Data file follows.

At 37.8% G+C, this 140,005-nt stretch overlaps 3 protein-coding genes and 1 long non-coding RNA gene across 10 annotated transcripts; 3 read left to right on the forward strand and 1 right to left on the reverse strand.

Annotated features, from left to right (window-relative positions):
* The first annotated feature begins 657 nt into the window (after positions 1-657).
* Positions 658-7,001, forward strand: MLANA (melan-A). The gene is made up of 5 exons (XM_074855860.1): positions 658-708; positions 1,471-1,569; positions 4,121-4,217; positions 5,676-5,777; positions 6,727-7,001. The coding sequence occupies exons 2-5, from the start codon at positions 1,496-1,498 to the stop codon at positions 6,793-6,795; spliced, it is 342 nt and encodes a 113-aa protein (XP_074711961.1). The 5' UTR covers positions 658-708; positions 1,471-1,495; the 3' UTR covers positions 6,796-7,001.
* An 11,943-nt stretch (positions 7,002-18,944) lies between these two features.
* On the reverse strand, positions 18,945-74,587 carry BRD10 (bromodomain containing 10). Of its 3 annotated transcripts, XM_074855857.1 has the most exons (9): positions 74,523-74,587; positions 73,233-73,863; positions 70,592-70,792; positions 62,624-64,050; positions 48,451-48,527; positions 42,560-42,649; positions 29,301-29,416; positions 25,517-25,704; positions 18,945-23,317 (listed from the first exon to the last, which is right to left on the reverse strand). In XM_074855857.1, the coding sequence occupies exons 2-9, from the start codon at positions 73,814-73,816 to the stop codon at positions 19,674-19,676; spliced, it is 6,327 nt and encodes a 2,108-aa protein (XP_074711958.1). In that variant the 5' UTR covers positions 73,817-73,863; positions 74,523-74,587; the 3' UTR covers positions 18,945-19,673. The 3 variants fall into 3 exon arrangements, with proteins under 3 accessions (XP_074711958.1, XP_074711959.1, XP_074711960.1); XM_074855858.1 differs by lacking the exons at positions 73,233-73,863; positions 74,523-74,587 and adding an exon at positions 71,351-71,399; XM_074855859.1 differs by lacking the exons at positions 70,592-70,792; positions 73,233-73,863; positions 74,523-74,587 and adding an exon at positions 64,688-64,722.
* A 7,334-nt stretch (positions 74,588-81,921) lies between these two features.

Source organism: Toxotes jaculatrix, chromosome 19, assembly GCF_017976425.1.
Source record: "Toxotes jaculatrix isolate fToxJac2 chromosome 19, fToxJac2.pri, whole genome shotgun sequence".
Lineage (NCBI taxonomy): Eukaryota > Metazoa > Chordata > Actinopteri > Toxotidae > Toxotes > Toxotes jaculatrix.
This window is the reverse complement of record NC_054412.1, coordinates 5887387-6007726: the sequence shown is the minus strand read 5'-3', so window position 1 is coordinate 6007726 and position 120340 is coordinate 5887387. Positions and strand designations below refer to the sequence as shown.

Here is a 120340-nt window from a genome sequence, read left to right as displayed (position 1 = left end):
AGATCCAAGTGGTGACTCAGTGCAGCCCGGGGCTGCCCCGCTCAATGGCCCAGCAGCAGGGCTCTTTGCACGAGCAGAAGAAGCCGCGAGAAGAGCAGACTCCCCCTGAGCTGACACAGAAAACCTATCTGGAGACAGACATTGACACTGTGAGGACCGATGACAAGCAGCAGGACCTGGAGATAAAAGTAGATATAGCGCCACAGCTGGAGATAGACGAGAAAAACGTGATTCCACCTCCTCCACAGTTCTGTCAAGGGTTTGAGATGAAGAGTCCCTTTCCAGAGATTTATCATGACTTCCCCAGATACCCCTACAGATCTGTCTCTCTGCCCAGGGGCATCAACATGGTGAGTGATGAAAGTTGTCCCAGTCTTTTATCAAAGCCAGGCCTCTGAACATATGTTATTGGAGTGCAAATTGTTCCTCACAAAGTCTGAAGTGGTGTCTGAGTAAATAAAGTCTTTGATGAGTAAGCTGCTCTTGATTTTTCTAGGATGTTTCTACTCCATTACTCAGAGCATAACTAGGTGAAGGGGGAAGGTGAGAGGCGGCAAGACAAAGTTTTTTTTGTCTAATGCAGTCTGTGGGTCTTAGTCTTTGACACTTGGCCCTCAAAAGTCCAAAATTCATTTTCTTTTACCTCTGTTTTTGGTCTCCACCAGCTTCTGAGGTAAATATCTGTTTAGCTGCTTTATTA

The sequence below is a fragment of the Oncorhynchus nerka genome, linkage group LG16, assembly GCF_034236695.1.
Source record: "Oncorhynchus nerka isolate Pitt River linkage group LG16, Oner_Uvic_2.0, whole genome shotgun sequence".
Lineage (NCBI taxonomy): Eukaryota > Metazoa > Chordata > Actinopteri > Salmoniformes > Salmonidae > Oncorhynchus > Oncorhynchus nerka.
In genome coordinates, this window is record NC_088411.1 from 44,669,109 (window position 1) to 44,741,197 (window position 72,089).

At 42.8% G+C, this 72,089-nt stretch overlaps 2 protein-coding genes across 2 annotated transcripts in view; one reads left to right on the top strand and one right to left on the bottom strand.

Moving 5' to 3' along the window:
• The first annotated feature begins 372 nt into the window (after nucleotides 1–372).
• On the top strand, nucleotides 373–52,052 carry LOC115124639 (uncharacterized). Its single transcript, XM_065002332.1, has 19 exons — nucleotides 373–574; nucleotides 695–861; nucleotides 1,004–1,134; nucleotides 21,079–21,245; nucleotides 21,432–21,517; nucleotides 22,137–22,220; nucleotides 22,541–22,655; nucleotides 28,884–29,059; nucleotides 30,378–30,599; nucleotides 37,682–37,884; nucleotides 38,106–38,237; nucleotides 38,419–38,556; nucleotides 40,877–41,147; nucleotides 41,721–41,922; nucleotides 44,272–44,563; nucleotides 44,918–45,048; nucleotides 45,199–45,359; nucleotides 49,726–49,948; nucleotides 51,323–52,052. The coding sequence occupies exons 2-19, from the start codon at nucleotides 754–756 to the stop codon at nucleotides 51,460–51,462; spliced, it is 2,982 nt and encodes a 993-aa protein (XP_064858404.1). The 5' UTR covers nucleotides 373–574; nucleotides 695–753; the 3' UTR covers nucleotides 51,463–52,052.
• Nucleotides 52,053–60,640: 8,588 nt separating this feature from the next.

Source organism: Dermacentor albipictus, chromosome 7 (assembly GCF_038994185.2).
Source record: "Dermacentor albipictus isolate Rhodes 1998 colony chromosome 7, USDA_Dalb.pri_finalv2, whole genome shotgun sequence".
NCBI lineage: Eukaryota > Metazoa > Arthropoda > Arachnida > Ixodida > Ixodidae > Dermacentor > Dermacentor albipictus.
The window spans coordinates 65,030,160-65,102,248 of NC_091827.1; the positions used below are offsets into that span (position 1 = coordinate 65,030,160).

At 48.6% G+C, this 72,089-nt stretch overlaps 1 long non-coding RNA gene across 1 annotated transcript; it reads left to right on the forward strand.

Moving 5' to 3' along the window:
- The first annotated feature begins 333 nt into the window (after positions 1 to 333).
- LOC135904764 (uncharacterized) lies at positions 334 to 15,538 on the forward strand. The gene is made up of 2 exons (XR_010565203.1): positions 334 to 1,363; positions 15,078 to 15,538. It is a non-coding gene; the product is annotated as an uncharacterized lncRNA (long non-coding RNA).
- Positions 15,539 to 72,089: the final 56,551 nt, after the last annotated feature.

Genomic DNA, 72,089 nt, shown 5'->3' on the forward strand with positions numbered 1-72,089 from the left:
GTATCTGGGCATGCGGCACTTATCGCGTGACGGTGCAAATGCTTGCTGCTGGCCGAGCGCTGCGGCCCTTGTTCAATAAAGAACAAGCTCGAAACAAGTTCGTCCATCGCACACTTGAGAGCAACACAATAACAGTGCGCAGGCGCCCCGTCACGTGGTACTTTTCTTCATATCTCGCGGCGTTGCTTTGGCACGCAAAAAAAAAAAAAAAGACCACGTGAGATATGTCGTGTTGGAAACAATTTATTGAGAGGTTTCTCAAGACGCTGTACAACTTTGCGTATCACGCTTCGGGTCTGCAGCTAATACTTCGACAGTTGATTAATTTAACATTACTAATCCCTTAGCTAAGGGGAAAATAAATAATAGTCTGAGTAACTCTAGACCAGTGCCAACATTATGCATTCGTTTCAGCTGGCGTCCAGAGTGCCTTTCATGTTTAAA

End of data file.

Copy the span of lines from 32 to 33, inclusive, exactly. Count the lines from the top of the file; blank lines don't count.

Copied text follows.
Genomic DNA, 72,089 nt, shown 5'->3' on the forward strand with positions numbered 1-72,089 from the left:
GTATCTGGGCATGCGGCACTTATCGCGTGACGGTGCAAATGCTTGCTGCTGGCCGAGCGCTGCGGCCCTTGTTCAATAAAGAACAAGCTCGAAACAAGTTCGTCCATCGCACACTTGAGAGCAACACAATAACAGTGCGCAGGCGCCCCGTCACGTGGTACTTTTCTTCATATCTCGCGGCGTTGCTTTGGCACGCAAAAAAAAAAAAAAAGACCACGTGAGATATGTCGTGTTGGAAACAATTTATTGAGAGGTTTCTCAAGACGCTGTACAACTTTGCGTATCACGCTTCGGGTCTGCAGCTAATACTTCGACAGTTGATTAATTTAACATTACTAATCCCTTAGCTAAGGGGAAAATAAATAATAGTCTGAGTAACTCTAGACCAGTGCCAACATTATGCATTCGTTTCAGCTGGCGTCCAGAGTGCCTTTCATGTTTAAA